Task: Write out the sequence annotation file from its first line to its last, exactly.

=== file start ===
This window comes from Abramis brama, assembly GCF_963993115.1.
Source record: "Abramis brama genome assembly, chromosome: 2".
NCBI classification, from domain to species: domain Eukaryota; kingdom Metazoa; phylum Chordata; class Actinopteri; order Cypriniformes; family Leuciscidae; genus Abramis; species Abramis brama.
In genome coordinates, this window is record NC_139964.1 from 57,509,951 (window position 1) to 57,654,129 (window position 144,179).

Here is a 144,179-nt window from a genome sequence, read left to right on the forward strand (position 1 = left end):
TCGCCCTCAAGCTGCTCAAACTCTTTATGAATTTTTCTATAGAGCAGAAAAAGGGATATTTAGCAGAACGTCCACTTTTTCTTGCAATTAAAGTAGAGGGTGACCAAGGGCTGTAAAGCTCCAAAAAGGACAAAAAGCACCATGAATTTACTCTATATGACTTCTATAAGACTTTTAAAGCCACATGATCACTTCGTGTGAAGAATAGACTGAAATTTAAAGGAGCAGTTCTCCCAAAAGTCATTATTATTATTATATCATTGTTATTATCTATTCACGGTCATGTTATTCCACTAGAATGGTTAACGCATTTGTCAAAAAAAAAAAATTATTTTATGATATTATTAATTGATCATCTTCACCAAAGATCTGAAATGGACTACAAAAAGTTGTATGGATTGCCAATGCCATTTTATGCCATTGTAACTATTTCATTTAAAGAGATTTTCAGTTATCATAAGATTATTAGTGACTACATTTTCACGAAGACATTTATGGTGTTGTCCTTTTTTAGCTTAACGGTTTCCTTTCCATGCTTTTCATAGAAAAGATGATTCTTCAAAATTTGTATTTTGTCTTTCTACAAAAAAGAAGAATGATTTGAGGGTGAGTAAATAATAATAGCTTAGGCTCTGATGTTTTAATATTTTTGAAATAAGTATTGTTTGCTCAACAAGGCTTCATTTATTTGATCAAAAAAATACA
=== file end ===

This window comes from Abramis brama, assembly GCF_963993115.1.
Source record: "Abramis brama genome assembly, chromosome: 2".
NCBI classification, from domain to species: domain Eukaryota; kingdom Metazoa; phylum Chordata; class Actinopteri; order Cypriniformes; family Leuciscidae; genus Abramis; species Abramis brama.
In genome coordinates, this window is record NC_139964.1 from 57,509,951 (window position 1) to 57,654,129 (window position 144,179).

Here is a 144,179-nt window from a genome sequence, read left to right on the forward strand (position 1 = left end):
TCGCCCTCAAGCTGCTCAAACTCTTTATGAATTTTTCTATAGAGCAGAAAAAGGGATATTTAGCAGAACGTCCACTTTTTCTTGCAATTAAAGTAGAGGGTGACCAAGGGCTGTAAAGCTCCAAAAAGGACAAAAAGCACCATGAATTTACTCTATATGACTTCTATAAGACTTTTAAAGCCACATGATCACTTCGTGTGAAGAATAGACTGAAATTTAAAGGAGCAGTTCTCCCAAAAGTCATTATTATTATTATATCATTGTTATTATCTATTCACGGTCATGTTATTCCACTAGAATGGTTAACGCATTTGTCAAAAAAAAAAAATTATTTTATGATATTATTAATTGATCATCTTCACCAAAGATCTGAAATGGACTACAAAAAGTTGTATGGATTGCCAATGCCATTTTATGCCATTGTAACTATTTCATTTAAAGAGATTTTCAGTTATCATAAGATTATTAGTGACTACATTTTCACGAAGACATTTATGGTGTTGTCCTTTTTTAGCTTAACGGTTTCCTTTCCATGCTTTTCATAGAAAAGATGATTCTTCAAAATTTGTATTTTGTCTTTCTACAAAAAAGAAGAATGATTTGAGGGTGAGTAAATAATAATAGCTTAGGCTCTGATGTTTTAATATTTTTGAAATAAGTATTGTTTGCTCAACAAGGCTTCATTTATTTGATCAAAAAAATACA